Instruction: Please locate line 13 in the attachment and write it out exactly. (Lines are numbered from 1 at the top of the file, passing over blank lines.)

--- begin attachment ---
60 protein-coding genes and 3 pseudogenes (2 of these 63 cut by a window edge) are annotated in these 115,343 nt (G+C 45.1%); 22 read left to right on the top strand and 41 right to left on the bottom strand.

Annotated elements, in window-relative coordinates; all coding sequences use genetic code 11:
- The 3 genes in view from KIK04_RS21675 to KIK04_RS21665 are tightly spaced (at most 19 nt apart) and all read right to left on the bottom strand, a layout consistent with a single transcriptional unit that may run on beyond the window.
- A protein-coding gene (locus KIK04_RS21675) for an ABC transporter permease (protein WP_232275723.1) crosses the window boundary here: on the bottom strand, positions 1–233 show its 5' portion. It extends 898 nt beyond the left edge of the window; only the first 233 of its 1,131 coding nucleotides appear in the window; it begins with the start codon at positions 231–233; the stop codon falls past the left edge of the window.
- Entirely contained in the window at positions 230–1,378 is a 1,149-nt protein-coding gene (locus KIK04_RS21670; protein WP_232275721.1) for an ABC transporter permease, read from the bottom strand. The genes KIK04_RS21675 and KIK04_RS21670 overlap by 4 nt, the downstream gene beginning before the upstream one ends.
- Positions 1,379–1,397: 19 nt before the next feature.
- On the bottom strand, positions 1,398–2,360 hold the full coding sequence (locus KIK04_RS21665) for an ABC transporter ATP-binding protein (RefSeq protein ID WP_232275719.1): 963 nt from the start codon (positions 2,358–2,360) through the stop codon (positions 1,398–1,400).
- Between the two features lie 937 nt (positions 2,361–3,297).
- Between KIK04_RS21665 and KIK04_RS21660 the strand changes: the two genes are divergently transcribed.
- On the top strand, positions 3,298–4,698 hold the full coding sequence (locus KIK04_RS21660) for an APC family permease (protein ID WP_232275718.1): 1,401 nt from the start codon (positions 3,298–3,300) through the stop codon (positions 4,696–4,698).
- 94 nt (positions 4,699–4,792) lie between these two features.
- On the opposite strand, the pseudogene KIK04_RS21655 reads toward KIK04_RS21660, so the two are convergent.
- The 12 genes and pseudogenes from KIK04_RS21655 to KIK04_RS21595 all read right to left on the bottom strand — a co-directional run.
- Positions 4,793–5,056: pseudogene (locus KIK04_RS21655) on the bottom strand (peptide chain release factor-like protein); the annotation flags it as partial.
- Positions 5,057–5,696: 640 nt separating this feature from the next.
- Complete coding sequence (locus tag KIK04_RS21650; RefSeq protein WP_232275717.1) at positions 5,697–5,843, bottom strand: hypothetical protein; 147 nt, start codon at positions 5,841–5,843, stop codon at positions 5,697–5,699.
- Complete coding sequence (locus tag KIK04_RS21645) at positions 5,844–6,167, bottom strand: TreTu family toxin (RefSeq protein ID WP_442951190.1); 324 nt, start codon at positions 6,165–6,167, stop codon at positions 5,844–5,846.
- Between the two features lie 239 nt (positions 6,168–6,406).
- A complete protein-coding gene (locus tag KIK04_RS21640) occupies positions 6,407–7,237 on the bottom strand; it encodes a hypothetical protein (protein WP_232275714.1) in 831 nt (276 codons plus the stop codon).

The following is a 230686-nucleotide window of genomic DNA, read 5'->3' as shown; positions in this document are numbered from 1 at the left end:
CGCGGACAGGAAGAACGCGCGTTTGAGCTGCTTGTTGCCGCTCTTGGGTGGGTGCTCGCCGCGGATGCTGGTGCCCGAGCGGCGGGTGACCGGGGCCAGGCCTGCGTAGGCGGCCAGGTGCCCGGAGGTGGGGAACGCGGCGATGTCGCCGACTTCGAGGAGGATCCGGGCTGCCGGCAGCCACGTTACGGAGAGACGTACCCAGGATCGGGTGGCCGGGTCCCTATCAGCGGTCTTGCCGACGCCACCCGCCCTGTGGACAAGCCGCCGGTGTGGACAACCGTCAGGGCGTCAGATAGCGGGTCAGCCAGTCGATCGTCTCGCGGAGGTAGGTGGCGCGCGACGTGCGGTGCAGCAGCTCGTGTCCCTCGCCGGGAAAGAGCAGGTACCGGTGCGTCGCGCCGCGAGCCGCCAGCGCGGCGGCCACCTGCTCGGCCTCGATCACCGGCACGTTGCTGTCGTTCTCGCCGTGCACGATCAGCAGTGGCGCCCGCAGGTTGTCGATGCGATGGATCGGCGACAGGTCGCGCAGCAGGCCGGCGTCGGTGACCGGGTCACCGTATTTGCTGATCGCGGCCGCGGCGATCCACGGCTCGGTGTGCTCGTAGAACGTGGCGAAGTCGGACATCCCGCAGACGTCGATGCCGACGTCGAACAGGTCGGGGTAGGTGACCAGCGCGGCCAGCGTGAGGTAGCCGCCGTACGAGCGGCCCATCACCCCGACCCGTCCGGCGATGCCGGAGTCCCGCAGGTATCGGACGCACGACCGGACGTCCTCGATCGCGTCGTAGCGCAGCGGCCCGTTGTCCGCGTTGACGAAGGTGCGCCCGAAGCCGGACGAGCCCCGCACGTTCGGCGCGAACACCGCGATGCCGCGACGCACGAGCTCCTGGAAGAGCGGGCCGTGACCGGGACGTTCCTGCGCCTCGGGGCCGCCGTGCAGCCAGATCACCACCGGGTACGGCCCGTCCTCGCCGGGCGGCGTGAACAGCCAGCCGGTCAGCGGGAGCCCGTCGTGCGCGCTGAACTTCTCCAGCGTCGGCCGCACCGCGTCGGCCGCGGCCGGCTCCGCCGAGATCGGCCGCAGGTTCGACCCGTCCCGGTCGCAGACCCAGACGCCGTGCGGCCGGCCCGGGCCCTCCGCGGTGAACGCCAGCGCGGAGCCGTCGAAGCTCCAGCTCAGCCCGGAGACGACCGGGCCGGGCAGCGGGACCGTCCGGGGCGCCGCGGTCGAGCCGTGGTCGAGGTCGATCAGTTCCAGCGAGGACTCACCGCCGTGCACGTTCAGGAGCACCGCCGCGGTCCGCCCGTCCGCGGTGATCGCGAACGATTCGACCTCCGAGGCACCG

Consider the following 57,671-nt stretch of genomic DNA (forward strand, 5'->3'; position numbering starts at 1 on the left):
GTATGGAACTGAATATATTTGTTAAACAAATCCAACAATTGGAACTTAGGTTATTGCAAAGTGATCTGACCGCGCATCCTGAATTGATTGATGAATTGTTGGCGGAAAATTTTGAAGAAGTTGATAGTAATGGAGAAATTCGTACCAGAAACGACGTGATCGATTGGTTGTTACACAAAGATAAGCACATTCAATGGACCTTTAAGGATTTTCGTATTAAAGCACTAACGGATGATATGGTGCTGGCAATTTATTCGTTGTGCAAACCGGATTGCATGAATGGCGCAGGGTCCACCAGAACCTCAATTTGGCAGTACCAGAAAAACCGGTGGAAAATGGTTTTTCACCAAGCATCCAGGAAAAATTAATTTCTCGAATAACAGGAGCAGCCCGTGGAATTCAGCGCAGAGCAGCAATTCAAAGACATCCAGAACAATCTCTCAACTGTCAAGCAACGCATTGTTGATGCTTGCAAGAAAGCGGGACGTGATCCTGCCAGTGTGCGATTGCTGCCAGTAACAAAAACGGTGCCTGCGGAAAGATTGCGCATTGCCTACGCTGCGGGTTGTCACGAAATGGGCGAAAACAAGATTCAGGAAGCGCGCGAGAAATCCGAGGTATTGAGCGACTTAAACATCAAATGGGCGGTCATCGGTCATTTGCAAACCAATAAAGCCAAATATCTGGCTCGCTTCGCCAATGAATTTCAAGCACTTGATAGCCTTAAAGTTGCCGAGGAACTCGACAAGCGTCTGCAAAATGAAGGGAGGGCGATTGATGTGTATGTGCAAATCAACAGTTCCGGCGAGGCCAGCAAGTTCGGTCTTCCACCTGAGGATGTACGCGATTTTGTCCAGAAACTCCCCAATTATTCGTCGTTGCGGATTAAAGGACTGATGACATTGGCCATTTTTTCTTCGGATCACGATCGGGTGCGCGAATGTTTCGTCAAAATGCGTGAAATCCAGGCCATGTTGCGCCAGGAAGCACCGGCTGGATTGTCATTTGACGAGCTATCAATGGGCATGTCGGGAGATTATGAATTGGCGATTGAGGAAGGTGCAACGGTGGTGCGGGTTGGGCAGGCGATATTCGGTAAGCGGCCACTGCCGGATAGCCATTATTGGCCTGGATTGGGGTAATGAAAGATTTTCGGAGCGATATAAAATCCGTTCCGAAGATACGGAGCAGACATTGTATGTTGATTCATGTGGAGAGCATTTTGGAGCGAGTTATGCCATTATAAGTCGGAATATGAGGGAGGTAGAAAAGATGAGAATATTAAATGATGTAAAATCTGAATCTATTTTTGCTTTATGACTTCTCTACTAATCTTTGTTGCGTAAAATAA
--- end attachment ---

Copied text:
- The 12 genes and pseudogenes from KIK04_RS21655 to KIK04_RS21595 all read right to left on the bottom strand — a co-directional run.